An understanding of values could help to heal the divisions that have been deepened by the EU Referendum, pointing to a crucial role for our cultural organisations. Working at the University of Bath, one of us (Paul) has studied values data from across the European Union and has found that people who attach importance to the group of values called “Security” are likely to be the least trustful of the European Union.
Here concern for “Security” is defined as “safety, harmony, and stability of society, of relationships, and of self”. The group includes values such as “national security” and “social order” but also “family security” and “cleanliness”.
Figure 1 shows the values of a demographically representative sample of a thousand UK citizens (based on a survey that Common Cause Foundation commissioned in 2015). High numbers of us prioritise “Security”: indeed, it is the second most highly prioritised value across the UK.
Figure 1: UK citizens’ own values
But there is another value group, which is even more widely prioritised than “Security”, and which seems to be unrelated to feelings of trust for the European Union. This is the group “Benevolence”. “Benevolence” is defined as “preservation and enhancement of the welfare of people with whom one is in frequent personal contact”. These are the values which are most widely prioritised across the UK. But Paul found that the importance that we place on “Benevolence” values is of no help in predicting the level of trust that we feel towards the European Union.
Our survey also found that, across the UK, we seem to have a relatively accurate perception of the importance that fellow citizens place on “Security” values – correctly perceiving that these values are widely prioritised. But, crucially, this research has also shown that we in the UK typically underestimate the importance that our fellow citizens place on “Benevolence” values.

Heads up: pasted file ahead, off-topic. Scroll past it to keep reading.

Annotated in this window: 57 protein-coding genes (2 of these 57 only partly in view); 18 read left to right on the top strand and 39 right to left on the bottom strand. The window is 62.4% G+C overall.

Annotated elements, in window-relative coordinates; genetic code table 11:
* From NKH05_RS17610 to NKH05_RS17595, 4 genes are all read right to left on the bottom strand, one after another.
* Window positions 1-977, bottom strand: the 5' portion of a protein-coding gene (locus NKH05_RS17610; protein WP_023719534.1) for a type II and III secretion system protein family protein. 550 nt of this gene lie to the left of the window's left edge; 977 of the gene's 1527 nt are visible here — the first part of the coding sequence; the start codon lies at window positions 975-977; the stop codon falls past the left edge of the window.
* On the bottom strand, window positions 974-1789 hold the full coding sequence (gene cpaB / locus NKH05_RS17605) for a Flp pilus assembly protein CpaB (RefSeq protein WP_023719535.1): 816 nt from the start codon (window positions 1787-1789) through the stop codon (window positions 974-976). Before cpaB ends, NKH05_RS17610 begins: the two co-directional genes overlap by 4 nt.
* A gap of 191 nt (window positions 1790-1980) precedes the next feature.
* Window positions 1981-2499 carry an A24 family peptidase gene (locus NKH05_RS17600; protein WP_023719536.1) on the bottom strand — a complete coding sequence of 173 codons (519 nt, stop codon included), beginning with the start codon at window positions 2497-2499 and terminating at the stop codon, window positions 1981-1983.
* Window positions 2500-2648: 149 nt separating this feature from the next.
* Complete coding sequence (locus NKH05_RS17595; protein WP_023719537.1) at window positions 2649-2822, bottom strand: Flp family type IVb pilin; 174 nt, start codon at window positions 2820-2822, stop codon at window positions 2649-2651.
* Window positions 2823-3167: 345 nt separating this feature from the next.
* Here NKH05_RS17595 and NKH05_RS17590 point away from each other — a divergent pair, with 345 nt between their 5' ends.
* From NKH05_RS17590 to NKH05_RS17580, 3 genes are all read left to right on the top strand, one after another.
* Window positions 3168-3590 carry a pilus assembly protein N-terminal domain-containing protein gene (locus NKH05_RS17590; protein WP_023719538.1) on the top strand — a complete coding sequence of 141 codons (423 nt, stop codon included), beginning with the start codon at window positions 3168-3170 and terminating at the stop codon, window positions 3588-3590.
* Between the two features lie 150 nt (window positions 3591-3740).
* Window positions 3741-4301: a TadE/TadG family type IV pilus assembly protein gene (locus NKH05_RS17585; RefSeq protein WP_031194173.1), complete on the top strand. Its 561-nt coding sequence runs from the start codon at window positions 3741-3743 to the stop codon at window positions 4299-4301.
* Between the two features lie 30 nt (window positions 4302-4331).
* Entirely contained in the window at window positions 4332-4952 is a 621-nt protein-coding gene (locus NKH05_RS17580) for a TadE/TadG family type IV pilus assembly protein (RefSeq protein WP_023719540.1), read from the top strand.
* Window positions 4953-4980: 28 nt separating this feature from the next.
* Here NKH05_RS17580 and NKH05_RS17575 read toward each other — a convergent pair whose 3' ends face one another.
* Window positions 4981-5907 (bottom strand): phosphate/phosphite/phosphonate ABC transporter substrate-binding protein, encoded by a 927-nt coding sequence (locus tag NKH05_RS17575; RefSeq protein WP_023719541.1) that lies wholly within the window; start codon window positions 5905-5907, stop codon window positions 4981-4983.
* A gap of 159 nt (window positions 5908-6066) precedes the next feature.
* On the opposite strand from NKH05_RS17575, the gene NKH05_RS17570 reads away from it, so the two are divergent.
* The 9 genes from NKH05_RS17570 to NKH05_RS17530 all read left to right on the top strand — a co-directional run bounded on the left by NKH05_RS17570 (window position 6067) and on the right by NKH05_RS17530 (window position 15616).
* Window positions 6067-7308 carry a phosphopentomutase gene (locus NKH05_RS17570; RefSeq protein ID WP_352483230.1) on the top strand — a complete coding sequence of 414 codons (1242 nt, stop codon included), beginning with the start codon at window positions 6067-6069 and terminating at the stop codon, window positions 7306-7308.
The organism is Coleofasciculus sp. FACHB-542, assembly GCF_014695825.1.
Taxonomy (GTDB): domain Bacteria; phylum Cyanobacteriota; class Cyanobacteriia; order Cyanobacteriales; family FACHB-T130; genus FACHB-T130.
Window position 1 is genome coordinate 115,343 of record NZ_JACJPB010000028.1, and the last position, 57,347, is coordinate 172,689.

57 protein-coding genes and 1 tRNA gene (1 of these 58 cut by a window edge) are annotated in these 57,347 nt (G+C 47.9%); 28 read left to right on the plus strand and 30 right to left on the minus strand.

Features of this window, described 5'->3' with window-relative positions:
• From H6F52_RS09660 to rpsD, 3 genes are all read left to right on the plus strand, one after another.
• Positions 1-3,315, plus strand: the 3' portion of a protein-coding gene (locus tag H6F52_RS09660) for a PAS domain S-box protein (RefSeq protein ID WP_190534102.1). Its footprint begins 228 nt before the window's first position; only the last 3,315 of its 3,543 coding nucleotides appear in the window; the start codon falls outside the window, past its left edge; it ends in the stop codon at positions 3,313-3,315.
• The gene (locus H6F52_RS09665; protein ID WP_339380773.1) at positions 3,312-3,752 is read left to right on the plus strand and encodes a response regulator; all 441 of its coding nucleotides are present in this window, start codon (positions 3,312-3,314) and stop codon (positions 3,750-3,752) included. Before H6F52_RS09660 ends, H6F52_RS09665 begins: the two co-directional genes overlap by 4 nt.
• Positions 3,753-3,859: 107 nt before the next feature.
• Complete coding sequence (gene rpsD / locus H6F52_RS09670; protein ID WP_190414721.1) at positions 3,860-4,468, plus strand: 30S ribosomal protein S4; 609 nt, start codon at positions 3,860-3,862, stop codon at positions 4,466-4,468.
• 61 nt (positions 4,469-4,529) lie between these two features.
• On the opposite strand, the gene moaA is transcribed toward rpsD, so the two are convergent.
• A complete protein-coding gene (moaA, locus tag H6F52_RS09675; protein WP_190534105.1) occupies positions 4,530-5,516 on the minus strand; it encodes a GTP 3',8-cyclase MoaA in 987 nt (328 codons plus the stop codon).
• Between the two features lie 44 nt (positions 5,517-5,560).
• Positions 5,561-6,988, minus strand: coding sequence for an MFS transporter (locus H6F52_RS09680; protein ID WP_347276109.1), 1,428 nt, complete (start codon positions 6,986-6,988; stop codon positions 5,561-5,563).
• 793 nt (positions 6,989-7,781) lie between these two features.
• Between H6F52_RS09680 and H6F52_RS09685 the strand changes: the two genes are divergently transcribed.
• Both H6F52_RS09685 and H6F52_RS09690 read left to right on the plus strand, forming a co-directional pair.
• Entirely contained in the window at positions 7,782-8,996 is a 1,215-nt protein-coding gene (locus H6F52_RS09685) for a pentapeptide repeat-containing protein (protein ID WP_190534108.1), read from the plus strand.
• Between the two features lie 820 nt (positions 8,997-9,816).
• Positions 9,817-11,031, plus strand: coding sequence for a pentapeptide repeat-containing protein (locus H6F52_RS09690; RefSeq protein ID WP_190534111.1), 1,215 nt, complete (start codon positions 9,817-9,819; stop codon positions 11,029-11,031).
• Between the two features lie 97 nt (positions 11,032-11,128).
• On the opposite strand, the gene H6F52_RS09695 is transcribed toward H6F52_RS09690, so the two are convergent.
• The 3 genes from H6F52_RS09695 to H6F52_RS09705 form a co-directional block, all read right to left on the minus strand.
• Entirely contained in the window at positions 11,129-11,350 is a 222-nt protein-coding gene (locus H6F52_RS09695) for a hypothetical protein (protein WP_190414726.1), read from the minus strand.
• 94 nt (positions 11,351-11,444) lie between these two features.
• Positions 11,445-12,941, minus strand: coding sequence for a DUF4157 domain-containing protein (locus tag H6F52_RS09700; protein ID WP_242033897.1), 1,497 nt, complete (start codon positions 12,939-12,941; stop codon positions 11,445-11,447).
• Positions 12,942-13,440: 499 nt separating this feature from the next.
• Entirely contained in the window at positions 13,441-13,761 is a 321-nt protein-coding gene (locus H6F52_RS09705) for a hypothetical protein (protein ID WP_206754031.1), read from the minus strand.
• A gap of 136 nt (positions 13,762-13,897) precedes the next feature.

Look at Figure 2. The blue line shows an average UK citizen’s value priorities; the orange line shows our average perceptions about a typical fellow citizen’s values. We typically underestimate the importance that fellow citizens place on “Benevolence” values. But we hold relatively accurate perceptions of the importance a typical fellow citizen places on “Security” values.
Figure 2: UK citizens’ own values and perceptions of others’ values
In other words, there is an opportunity to deepen our appreciation of the values that we share, irrespective of our attitudes towards Europe.
One way to begin to heal the divisions that the EU referendum has created may therefore be by working to convey a deeper appreciation of the high importance that most of us place on shared “Benevolence” values, regardless of how we voted in the referendum.
At a workshop earlier this month, organised by Happy Museum and held at Derby Museum, representatives from many different museums came together to explore the role of the cultural sector in helping to heal the divisions created by the Brexit vote.
A key focus emerging from the workshop was the potential for cultural organisations to amplify and reflect common values, particularly around “Benevolence”, as a way of opening dialogue and building understanding.
Encouragingly, research that Shanna Lennon, Common Cause Foundation Co-coordinator at Manchester Museum, recently conducted shows that visitors who left Manchester Museum feeling that their visit had encouraged “Benevolence” values were also more likely to leave saying that they felt a responsibility to become involved in their community, to support action on climate change, and that their visit had contributed to their well-being.
Such insights are not, alone, conclusive. But they suggest that, by becoming aware of the values they model, and that their visitors hold to be most important, the UK’s 2,500 museums could play a crucial role in nurturing community cohesion and healing social division.